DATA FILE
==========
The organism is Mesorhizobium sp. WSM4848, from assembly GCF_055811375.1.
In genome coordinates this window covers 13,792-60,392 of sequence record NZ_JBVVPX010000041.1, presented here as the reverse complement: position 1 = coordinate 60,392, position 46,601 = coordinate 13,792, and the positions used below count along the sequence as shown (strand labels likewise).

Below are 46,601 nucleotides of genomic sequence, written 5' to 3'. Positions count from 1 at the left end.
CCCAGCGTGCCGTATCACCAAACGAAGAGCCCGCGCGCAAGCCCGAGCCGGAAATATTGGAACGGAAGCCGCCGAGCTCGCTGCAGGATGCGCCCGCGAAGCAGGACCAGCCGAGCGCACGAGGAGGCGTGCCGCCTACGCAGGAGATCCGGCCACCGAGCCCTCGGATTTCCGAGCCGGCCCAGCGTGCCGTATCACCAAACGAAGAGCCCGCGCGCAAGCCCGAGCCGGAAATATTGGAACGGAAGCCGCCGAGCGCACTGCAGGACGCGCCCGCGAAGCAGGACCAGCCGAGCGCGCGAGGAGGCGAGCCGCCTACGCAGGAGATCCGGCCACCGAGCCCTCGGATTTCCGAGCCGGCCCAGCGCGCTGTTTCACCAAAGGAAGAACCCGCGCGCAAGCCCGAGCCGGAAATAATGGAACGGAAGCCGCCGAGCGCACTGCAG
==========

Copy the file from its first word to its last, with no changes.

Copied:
The organism is Mesorhizobium sp. WSM4848, from assembly GCF_055811375.1.
In genome coordinates this window covers 13,792-60,392 of sequence record NZ_JBVVPX010000041.1, presented here as the reverse complement: position 1 = coordinate 60,392, position 46,601 = coordinate 13,792, and the positions used below count along the sequence as shown (strand labels likewise).

Below are 46,601 nucleotides of genomic sequence, written 5' to 3'. Positions count from 1 at the left end.
CCCAGCGTGCCGTATCACCAAACGAAGAGCCCGCGCGCAAGCCCGAGCCGGAAATATTGGAACGGAAGCCGCCGAGCTCGCTGCAGGATGCGCCCGCGAAGCAGGACCAGCCGAGCGCACGAGGAGGCGTGCCGCCTACGCAGGAGATCCGGCCACCGAGCCCTCGGATTTCCGAGCCGGCCCAGCGTGCCGTATCACCAAACGAAGAGCCCGCGCGCAAGCCCGAGCCGGAAATATTGGAACGGAAGCCGCCGAGCGCACTGCAGGACGCGCCCGCGAAGCAGGACCAGCCGAGCGCGCGAGGAGGCGAGCCGCCTACGCAGGAGATCCGGCCACCGAGCCCTCGGATTTCCGAGCCGGCCCAGCGCGCTGTTTCACCAAAGGAAGAACCCGCGCGCAAGCCCGAGCCGGAAATAATGGAACGGAAGCCGCCGAGCGCACTGCAG